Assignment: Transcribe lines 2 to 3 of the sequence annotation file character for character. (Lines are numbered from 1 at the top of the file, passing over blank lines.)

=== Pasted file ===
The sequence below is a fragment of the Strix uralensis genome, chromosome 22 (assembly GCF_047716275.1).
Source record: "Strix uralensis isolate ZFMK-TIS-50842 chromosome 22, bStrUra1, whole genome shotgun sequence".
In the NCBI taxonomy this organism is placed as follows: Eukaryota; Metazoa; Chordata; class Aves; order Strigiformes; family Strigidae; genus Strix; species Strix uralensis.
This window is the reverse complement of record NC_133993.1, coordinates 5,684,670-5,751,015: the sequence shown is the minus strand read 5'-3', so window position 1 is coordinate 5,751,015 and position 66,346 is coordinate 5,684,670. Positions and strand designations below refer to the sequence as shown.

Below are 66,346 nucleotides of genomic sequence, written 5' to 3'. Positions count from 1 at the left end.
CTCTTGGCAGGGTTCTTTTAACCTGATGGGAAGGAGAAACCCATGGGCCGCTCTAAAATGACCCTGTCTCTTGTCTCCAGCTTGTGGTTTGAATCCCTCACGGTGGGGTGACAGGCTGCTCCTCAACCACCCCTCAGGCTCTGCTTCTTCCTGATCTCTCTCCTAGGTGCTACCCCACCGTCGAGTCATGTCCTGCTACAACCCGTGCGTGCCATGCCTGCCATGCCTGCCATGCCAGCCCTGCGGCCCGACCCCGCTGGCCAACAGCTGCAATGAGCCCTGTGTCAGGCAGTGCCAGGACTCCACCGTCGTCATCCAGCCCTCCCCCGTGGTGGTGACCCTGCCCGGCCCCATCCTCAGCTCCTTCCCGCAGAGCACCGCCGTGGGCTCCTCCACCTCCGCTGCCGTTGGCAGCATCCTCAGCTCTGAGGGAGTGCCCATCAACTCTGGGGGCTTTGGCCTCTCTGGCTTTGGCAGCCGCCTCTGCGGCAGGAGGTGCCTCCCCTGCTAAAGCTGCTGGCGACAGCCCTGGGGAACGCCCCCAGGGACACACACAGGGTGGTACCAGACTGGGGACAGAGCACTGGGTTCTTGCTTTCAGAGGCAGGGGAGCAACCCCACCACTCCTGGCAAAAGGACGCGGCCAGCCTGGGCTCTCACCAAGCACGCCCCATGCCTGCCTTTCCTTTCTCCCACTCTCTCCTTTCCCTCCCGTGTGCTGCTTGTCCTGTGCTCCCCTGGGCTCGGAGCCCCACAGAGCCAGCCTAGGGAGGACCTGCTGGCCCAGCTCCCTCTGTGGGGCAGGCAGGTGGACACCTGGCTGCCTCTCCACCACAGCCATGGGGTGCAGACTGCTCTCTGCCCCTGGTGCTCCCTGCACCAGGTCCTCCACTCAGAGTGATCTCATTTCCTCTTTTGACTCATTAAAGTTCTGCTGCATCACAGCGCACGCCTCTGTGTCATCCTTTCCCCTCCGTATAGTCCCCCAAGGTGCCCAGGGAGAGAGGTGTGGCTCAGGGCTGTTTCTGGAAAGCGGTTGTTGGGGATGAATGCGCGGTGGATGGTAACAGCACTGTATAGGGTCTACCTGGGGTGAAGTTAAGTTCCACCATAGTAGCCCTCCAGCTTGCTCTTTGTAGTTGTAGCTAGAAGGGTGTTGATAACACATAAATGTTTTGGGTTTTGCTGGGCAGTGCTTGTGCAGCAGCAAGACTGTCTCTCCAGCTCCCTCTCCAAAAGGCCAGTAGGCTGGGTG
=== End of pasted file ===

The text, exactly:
Source record: "Strix uralensis isolate ZFMK-TIS-50842 chromosome 22, bStrUra1, whole genome shotgun sequence".
In the NCBI taxonomy this organism is placed as follows: Eukaryota; Metazoa; Chordata; class Aves; order Strigiformes; family Strigidae; genus Strix; species Strix uralensis.